Joe Monroe is cast against type here, but uses his easy-going charm and sly wit to create an entirely modern protagonist. The arrogance in the character can sit uneasily on him, but Monroe has a gift for underplaying and sarcastic asides that pull away from the traditional approach to the play. In this instance that seems a good thing. Marc McHone hews closer to tradition in his read on Algernon, perfectly pacing his dialogue and delivering it with a narcissistic twinge.

Wilde’s writing is both demanding and highly rewarding for actors, and Janice Walter and Sean Childress also relish their roles with a more traditional take. Yet it is interesting to me that, again, Walter is looser, not playing the dialogue as deliberately while Childress would fit right into a Victorian setting. It feel as if director French was intentionally striking a balance between the original period and his chosen contemporary setting, with each of the three couples divided between them. Each individual performance also straddles that divide – Preston’s frank expression of  sexual attraction is funnier for interrupting her precise delivery of the dialogue – so it can hardly seem random.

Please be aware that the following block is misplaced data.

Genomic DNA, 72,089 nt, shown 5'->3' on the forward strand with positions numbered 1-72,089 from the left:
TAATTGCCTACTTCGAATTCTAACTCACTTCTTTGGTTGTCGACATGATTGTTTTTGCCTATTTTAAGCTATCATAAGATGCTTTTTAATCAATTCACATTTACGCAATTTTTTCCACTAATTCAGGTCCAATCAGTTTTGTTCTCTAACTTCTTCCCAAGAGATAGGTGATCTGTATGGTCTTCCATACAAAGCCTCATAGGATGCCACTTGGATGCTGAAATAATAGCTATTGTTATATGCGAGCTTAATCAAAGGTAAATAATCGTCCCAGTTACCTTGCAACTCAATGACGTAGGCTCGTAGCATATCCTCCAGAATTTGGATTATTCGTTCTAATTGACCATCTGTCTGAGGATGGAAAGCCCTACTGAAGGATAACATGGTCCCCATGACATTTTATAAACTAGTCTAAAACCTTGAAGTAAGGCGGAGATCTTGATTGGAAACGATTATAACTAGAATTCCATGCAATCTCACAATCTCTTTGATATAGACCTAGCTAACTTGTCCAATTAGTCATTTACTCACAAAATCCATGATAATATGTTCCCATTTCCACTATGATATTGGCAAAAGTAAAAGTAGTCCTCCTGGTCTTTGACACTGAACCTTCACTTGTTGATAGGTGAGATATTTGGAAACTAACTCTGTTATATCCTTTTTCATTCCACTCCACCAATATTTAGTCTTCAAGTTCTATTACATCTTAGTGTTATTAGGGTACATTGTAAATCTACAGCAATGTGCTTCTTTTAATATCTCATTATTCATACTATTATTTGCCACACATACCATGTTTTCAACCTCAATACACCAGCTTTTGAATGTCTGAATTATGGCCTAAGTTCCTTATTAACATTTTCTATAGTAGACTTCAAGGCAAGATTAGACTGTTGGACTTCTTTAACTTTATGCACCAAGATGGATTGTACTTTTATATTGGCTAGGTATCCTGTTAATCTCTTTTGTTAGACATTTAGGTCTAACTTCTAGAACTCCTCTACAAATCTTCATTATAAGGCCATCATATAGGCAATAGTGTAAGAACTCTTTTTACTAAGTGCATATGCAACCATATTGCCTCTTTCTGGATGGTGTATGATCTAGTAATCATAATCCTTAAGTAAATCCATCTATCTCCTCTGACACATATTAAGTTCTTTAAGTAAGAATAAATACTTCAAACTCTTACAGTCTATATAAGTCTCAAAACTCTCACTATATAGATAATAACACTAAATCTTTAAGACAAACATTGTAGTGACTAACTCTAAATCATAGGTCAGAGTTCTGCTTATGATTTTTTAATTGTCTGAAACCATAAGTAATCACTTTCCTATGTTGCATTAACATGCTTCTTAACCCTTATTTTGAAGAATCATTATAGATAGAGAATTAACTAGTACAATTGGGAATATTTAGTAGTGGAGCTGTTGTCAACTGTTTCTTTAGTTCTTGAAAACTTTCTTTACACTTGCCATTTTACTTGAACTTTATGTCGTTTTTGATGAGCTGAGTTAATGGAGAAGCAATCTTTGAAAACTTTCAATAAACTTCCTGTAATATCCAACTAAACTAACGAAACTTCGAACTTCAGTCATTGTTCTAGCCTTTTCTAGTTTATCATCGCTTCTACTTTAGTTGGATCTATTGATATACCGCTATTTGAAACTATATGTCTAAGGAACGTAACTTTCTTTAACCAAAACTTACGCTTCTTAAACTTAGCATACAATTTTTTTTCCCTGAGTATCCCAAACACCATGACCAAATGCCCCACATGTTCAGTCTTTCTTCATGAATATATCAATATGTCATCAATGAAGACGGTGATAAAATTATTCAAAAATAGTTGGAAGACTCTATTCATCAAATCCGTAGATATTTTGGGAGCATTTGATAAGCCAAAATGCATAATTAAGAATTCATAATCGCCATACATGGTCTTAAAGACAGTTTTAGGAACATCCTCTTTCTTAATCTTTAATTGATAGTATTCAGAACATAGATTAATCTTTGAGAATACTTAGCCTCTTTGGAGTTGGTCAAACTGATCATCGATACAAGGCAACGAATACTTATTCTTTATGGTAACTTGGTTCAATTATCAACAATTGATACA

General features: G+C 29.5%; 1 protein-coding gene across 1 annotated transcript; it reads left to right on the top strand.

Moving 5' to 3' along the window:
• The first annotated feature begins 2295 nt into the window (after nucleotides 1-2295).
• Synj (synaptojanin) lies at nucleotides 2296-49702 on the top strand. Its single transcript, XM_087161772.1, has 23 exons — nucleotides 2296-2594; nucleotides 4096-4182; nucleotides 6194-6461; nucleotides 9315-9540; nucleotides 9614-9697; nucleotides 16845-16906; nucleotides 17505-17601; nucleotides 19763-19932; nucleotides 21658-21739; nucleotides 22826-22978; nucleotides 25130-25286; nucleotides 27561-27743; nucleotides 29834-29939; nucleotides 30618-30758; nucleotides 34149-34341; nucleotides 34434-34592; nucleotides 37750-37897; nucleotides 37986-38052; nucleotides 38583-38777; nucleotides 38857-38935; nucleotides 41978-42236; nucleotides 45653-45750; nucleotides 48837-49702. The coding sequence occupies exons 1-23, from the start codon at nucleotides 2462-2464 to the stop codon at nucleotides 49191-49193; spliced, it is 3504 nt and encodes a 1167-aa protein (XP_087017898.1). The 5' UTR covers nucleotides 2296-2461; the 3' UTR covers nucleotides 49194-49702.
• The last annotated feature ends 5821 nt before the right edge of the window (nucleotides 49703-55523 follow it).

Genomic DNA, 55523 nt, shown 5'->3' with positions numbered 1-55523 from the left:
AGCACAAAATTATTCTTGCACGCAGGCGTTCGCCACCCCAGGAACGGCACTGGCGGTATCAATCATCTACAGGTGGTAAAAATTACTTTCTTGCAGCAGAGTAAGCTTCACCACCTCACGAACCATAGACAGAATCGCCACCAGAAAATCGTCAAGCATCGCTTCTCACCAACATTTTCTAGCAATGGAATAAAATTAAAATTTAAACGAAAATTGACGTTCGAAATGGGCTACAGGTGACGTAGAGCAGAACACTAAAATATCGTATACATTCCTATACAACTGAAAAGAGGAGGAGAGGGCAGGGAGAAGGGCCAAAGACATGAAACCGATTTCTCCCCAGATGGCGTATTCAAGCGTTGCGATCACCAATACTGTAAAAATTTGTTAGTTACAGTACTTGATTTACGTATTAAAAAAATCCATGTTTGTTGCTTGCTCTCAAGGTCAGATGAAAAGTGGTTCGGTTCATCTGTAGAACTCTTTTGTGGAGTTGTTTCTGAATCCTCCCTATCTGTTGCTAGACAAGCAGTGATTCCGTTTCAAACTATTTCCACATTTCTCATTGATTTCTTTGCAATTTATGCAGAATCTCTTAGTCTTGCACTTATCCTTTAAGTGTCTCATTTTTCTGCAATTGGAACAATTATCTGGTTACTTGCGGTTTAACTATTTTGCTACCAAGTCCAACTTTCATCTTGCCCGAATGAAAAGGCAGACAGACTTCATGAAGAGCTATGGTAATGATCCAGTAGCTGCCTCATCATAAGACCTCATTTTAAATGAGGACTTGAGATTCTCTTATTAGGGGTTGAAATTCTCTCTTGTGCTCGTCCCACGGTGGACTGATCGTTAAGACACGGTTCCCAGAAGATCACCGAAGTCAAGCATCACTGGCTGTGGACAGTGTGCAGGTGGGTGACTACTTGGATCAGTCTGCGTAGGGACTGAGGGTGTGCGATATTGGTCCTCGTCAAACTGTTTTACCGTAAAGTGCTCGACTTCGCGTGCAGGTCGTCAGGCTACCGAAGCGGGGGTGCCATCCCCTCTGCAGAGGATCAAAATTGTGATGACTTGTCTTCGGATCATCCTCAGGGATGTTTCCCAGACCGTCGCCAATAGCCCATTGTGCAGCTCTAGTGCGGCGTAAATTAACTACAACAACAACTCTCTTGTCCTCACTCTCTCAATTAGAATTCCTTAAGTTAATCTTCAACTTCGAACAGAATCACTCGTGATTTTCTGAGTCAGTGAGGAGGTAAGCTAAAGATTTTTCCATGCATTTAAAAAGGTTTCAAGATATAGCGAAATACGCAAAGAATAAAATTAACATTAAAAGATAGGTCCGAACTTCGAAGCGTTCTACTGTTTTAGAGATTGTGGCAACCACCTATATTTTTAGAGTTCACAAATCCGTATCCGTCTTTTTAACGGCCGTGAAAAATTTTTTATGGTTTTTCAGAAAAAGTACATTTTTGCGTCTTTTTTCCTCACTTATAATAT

French is fond of site specific productions, and he comes a cropper with The Parish House of St. Paul’s. The play opens and closes in a parlor that is just right, and the audience is escorted to the Parish House Garden for the scenes set at Jack’s country house. The moderate temperatures, fading sunlight, and sound of birds singing were perfect. This was the second production in a week that used nature for a setting – the other being three witches shakespeare’s A Midsummer Night’s Dream at Louisville Nature Center – a possible trend in highly effective production design using existing circumstances. An impressive cost ratio versus impact.